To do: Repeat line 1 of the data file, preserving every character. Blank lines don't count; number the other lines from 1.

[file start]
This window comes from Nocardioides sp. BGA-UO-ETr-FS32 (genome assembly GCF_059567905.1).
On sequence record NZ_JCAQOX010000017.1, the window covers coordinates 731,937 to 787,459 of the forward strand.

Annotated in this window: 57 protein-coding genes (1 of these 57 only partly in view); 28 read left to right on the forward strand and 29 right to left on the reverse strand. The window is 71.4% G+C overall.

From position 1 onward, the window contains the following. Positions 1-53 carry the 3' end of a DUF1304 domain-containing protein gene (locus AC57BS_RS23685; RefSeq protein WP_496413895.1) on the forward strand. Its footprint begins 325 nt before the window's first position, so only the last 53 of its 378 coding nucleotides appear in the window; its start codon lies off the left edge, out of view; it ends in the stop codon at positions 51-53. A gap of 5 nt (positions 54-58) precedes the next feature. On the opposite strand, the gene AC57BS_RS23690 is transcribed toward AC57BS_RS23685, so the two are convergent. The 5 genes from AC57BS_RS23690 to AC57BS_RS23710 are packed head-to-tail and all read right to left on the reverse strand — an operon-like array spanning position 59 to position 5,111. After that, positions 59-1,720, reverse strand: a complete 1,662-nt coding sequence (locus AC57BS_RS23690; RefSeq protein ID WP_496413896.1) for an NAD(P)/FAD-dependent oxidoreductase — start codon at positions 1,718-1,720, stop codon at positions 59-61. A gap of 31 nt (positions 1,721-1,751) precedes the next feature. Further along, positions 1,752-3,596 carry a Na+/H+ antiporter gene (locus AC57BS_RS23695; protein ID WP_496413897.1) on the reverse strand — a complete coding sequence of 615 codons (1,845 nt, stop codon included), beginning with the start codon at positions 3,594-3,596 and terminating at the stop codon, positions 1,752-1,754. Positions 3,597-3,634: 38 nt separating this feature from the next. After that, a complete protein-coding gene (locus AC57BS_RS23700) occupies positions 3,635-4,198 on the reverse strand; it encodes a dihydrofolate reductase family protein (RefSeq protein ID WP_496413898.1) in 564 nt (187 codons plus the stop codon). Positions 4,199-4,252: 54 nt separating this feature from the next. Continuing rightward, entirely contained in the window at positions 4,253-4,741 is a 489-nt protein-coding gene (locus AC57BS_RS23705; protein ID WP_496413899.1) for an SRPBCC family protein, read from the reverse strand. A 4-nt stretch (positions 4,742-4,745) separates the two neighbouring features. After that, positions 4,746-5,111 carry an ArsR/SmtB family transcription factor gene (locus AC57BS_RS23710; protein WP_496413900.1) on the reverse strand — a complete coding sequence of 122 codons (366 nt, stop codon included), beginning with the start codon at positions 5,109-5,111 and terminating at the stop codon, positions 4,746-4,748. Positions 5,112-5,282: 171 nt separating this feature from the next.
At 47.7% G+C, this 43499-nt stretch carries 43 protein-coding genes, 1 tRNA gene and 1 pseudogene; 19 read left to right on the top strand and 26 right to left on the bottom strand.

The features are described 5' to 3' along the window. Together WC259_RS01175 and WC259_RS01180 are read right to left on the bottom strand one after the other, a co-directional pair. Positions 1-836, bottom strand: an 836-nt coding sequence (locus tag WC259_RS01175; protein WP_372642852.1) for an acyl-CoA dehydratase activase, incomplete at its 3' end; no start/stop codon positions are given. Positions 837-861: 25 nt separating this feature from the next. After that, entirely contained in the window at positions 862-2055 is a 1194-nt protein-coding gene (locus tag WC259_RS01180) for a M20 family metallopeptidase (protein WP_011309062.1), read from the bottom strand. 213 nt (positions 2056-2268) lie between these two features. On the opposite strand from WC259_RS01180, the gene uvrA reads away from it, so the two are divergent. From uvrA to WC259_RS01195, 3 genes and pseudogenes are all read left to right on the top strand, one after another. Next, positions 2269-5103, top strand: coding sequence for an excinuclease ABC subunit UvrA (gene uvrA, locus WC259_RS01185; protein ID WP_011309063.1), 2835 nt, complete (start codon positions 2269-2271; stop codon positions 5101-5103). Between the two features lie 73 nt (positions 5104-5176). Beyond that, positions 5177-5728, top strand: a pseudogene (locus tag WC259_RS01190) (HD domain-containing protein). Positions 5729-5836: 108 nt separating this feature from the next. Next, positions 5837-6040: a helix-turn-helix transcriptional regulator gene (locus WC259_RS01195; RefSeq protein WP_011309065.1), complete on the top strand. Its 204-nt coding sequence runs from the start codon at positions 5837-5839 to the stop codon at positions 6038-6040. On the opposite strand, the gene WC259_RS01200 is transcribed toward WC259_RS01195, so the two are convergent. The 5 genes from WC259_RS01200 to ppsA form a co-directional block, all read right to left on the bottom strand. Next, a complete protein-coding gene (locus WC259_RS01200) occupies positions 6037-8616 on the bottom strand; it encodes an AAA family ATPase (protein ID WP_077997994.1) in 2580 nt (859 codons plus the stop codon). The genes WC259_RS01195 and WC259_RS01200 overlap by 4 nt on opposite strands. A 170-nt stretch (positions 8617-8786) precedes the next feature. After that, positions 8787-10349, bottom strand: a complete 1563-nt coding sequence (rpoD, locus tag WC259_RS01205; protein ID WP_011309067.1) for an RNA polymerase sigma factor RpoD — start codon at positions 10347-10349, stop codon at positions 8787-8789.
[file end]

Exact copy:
This window comes from Nocardioides sp. BGA-UO-ETr-FS32 (genome assembly GCF_059567905.1).